HIGH BLOOD PRESSURE SYMPTOMS CAUSES DIET & TREATMENT

Dr.Armughan Riaz
M.B.B.S, Dip Card
Consultant Cardiologist

 

Risk Factors For High Blood Pressure

Risk Factors For High Blood Pressure, Although high blood pressure is most common in adults, children may be at risk, too. For some children, hypertension is caused by problems with the kidneys or heart.

What Are Risk Factors For High Blood Pressure

Age
Through early middle age, high blood pressure is more common in men. Women are more likely to develop high blood pressure after menopause. This is due to range of things that change as we age. One of the most important is that our arteries become less flexible with age. This means that they cannot expand so easily, so it is like forcing the same volume of fluid through a narrower pipe. This results in an increase in pressure.

Alcohol
Having more than two or three drinks in a sitting can also temporarily raise your blood pressure, as it may cause your body to release hormones that increase your blood flow and heart rate. Regular, sustained consumption of more than moderate amounts of alcohol raises blood pressure.

Diabetes
Having diabetes increases your risk of getting high blood pressure.

High cholesterol
If you have high cholesterol you are more likely to get blockage of arteries. The development of plaque in your arteries can make the arteries narrower and less elastic. In addition to potentially giving you a heart attack.

Heredity
High blood pressure tends to run in families. If your parents and other close relatives have/had high blood pressure you have an increased likelihood of developing high blood pressure.

High salt diet
Many people (but not all) have salt-sensitive high blood pressure. Too much sodium in your diet can cause your body to retain fluid, which increases blood pressure. The DASH diet (Dietary Approaches to Stop Hypertension) is a diet developed at National Heart Lung and Blood Institute (National Institutes of Health) that is low in sodium and high in heart healthy foods.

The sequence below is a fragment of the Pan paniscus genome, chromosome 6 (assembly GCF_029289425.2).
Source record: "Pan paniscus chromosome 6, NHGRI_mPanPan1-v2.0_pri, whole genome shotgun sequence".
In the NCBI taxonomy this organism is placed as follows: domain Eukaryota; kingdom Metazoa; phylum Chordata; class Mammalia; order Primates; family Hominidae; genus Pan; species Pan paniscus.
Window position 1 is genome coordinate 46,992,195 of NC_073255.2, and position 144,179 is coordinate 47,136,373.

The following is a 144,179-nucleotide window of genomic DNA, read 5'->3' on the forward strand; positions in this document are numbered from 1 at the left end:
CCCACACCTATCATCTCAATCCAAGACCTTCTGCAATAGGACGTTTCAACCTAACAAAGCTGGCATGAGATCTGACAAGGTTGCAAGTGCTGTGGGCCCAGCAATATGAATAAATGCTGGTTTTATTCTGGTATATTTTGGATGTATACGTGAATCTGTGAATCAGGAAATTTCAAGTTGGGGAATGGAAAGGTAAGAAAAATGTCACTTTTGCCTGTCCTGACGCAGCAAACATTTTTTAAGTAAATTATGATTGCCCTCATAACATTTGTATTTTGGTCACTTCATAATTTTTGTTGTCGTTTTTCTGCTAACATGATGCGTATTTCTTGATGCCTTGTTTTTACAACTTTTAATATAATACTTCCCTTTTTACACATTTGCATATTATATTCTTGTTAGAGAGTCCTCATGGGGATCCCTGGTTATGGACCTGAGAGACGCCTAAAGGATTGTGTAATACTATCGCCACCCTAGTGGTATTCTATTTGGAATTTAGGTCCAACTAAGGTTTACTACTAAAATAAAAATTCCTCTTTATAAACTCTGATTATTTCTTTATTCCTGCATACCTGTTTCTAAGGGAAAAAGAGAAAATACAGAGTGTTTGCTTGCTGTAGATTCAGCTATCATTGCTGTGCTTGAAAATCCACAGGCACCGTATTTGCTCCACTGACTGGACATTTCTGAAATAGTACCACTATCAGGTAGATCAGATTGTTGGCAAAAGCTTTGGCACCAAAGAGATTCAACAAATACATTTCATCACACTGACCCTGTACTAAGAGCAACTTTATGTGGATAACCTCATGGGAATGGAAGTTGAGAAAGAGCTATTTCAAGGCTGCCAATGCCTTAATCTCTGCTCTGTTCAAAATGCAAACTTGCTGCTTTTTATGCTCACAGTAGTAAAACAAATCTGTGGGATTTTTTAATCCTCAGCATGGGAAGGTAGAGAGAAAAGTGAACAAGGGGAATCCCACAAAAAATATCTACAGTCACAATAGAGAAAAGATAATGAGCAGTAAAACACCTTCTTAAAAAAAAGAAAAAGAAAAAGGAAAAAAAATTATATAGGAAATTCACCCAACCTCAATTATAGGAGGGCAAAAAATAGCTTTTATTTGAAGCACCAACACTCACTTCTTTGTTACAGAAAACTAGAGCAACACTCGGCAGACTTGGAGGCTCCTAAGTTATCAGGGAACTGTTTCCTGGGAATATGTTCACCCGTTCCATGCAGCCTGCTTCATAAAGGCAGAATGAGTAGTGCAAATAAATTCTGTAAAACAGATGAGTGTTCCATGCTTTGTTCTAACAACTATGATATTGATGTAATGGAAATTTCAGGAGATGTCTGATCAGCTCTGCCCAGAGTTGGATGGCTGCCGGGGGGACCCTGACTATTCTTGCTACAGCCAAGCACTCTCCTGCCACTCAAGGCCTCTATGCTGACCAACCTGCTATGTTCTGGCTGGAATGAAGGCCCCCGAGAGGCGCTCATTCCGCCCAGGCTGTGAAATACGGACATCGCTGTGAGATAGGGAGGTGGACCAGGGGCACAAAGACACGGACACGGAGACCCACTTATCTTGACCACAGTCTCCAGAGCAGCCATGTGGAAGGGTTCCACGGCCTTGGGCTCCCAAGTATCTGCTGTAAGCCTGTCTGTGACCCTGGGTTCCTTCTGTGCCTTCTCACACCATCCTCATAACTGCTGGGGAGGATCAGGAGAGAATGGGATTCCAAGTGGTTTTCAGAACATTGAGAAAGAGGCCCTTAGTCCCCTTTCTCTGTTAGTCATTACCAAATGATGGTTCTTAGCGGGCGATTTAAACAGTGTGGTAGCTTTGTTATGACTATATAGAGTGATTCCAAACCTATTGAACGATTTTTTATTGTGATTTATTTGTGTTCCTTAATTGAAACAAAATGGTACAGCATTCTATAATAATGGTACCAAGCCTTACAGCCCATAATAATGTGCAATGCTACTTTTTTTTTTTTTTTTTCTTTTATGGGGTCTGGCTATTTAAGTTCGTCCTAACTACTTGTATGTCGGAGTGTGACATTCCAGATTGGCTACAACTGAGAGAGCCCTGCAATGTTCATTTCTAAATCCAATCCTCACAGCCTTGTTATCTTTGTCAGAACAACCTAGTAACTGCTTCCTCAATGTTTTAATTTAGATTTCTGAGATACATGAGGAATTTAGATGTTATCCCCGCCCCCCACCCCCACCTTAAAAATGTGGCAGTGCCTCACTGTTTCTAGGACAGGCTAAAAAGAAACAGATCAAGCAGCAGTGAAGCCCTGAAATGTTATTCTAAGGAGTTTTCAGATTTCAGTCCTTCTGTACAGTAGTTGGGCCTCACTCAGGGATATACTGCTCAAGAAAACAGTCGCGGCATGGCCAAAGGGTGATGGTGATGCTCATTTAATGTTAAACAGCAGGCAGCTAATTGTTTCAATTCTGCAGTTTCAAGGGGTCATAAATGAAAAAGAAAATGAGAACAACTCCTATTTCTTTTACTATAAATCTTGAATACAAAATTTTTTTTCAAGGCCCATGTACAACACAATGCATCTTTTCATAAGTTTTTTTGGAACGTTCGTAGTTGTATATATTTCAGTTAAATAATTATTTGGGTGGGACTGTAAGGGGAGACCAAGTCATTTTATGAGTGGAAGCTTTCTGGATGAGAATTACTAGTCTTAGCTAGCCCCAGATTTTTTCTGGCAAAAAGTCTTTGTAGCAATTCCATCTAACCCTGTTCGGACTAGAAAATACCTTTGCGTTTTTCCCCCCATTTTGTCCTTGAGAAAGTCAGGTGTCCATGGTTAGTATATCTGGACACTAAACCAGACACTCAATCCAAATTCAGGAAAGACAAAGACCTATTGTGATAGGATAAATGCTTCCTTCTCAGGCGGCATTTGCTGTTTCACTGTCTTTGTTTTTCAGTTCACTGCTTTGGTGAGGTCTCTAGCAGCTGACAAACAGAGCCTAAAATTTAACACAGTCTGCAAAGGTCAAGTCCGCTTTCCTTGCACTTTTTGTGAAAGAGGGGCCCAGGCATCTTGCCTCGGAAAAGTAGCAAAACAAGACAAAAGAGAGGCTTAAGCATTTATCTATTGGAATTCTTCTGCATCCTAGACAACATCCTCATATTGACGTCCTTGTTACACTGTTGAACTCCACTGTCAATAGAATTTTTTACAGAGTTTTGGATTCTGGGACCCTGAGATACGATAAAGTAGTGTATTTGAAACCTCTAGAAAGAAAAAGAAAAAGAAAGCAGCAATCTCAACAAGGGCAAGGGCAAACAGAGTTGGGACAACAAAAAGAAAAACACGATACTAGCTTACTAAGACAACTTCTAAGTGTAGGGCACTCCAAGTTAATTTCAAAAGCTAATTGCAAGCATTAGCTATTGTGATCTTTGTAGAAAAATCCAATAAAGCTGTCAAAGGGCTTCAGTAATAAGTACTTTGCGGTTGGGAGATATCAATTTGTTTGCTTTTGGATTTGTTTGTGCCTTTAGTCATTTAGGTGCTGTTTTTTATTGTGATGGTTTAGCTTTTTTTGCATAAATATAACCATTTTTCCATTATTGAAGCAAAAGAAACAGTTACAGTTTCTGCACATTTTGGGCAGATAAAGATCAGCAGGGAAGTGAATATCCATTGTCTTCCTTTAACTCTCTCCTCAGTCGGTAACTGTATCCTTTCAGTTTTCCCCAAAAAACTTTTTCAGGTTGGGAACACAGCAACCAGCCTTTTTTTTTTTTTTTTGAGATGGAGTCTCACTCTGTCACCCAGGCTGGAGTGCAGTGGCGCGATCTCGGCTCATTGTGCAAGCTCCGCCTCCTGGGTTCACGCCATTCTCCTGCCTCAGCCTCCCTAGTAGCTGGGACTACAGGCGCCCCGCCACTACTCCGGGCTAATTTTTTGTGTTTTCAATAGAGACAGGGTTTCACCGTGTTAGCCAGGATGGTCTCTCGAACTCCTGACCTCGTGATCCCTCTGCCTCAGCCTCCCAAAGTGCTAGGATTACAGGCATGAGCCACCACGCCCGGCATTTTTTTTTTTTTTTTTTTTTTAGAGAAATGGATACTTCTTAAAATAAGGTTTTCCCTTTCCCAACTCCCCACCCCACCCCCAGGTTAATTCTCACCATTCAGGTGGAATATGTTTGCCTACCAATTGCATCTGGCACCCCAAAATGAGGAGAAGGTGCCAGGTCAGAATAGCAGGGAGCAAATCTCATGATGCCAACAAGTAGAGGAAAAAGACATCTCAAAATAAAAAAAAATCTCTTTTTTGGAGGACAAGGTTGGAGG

Lack of exercise
Those, who do very little or no exercise, are at a higher risk of getting high blood pressure. Interestingly for most people with normal or slightly elevated blood pressure, frequent moderate intensity exercise will after a period of time lower blood pressure. Lack of physical activity also increases the risk of being overweight.

Overweight
People who have body mass index (BMI) of 30 or greater are more likely to develop high blood pressure. The more you weigh, the more blood you need to supply oxygen and nutrients to your tissues. As the volume of blood circulated through your blood vessels increases, so does the pressure on your artery walls.

Low Potassium, Low Calcium, Low Vitamin D Diet
In addition to a high salt diet increasing your risk of high blood pressure, a diet that is low in calcium, potassium and magnesium, and vitamin D can increase blood pressure. Diets high in “bad” fat have not been shown to directly affect blood pressure but do have negative effects on the heart and arteries, which, as stated above, can affect blood pressure indirectly.

Race
African Americans are more likely to develop high blood pressure than other ethnic groups, and are more likely to do so at an earlier age. Serious complications, such as stroke and heart attack, also are more common in blacks.

Smoking
Blood pressure goes up significantly every time you smoke. Not only does smoking tobacco immediately raise your blood pressure temporarily, but the chemicals in tobacco can damage the lining of your artery walls.

Stress
Those under a lot of stress will increase their blood pressure. If you try to relax by eating more, using tobacco or drinking alcohol, you may only increase problems with high blood pressure.

Kidney disease.
The kidney play a major role in regulation of fluid levels in the body and constriction of blood vessels. Therefore, some kidney diseases can increase blood pressure. Generally this can occur by an increase of amount of fluid in the body causing an increase in blood volume and hence increasing blood pressure.

Although high blood pressure is most common in adults, children may be at risk, too. For some children, hypertension is caused by problems with the kidneys or heart. But for a growing number of kids, poor lifestyle habits — such as an unhealthy diet and lack of exercise — contribute to hypertension.

 



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